Many games draw moral lines in bold colors, where the real world is not so easy to categorize. Suppose that the player characters are faced with an overwhelming foe? Even unsavory allies such as orcish barbarians may be better than no allies at all. More disturbing, these allies may be honestly friendly to the PCs when all is done, overcoming barriers of race and religion. Will the PCs remain friendly with the bloodthirsty humanoid tribesmen when their mutual foes are defeated? Some would expect the tribes to betray them, but after the characters have honestly won their respect, even orcs may not be all bad.
A girl living in an isolated hamlet is cursed: So beautiful and sweet-natured that no man can resist loving her, but she has never met the man she could love in return.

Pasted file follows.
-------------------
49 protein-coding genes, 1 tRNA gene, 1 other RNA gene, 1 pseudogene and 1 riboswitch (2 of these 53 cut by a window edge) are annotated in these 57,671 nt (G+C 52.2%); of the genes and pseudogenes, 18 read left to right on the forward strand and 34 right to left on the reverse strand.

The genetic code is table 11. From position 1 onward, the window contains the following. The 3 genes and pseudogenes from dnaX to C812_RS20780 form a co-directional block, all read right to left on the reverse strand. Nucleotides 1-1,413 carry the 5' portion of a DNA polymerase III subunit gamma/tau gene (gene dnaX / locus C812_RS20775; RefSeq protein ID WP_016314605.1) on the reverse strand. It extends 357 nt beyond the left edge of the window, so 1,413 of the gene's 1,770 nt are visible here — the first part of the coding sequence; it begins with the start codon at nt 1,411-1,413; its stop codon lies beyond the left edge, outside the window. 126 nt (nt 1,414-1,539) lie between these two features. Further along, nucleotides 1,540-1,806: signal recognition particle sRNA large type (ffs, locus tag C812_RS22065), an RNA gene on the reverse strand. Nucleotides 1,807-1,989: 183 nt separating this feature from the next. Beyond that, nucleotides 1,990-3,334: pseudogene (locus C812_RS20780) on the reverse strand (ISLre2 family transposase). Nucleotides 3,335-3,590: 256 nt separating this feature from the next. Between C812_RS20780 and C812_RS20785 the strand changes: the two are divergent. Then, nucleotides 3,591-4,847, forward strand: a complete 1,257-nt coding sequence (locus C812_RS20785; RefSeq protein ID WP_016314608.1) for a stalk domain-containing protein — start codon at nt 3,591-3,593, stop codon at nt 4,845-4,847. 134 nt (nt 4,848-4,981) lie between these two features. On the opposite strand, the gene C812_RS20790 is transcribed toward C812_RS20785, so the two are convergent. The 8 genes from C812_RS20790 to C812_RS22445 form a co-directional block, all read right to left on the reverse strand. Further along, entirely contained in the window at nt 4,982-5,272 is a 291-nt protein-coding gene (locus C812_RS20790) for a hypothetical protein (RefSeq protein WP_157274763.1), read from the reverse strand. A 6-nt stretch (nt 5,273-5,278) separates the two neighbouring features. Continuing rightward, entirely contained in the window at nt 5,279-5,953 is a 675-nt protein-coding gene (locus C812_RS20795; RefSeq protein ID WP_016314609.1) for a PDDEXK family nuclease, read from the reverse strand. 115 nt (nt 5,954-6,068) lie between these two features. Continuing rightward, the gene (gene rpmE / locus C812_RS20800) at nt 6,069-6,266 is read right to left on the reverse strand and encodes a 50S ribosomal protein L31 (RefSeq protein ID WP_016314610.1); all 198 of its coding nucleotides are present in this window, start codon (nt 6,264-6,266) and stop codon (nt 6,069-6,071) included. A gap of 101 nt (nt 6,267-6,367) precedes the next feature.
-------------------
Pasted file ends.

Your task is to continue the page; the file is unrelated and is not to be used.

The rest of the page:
A powerful wizard that the PCs encounter is completely silent. He does not speak and cannot be heard as he moves. Even his spells are silent, but his magic is just as potent.
He has a tendency to summon invisible chairs, place foes in invisible boxes of force, and other "mime tricks".
Gnomes are famous for their festive springtime celebrations. Farm villages will often dye their hens eggs bright colors; with gnomish magic, the chicks that hatch from the eggs have the very same colors. The chickens eventually lose their hues, but the stronger the magic, the longer the color stays. In a gnomish village, one can easily spot the village shaman by his flock of gaily colored fowl.